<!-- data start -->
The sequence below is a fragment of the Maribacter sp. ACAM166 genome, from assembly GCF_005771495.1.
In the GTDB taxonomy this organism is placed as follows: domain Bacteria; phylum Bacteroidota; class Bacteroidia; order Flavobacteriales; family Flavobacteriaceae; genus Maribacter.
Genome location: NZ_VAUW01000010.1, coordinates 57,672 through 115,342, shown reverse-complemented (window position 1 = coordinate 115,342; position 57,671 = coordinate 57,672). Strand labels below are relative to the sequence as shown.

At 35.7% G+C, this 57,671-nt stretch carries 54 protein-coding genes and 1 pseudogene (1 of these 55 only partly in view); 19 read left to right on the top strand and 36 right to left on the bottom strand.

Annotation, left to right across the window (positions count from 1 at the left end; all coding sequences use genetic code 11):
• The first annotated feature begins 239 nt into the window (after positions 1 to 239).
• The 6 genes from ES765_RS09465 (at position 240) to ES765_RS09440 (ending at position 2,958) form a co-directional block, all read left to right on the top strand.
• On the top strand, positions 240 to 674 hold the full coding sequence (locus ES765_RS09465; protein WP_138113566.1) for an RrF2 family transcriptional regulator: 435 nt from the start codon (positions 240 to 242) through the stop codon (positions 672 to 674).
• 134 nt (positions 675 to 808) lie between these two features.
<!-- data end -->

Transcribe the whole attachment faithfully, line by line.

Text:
The sequence below is a fragment of the Maribacter sp. ACAM166 genome, from assembly GCF_005771495.1.
In the GTDB taxonomy this organism is placed as follows: domain Bacteria; phylum Bacteroidota; class Bacteroidia; order Flavobacteriales; family Flavobacteriaceae; genus Maribacter.
Genome location: NZ_VAUW01000010.1, coordinates 57,672 through 115,342, shown reverse-complemented (window position 1 = coordinate 115,342; position 57,671 = coordinate 57,672). Strand labels below are relative to the sequence as shown.

At 35.7% G+C, this 57,671-nt stretch carries 54 protein-coding genes and 1 pseudogene (1 of these 55 only partly in view); 19 read left to right on the top strand and 36 right to left on the bottom strand.

Annotation, left to right across the window (positions count from 1 at the left end; all coding sequences use genetic code 11):
• The first annotated feature begins 239 nt into the window (after positions 1 to 239).
• The 6 genes from ES765_RS09465 (at position 240) to ES765_RS09440 (ending at position 2,958) form a co-directional block, all read left to right on the top strand.
• On the top strand, positions 240 to 674 hold the full coding sequence (locus ES765_RS09465; protein WP_138113566.1) for an RrF2 family transcriptional regulator: 435 nt from the start codon (positions 240 to 242) through the stop codon (positions 672 to 674).
• 134 nt (positions 675 to 808) lie between these two features.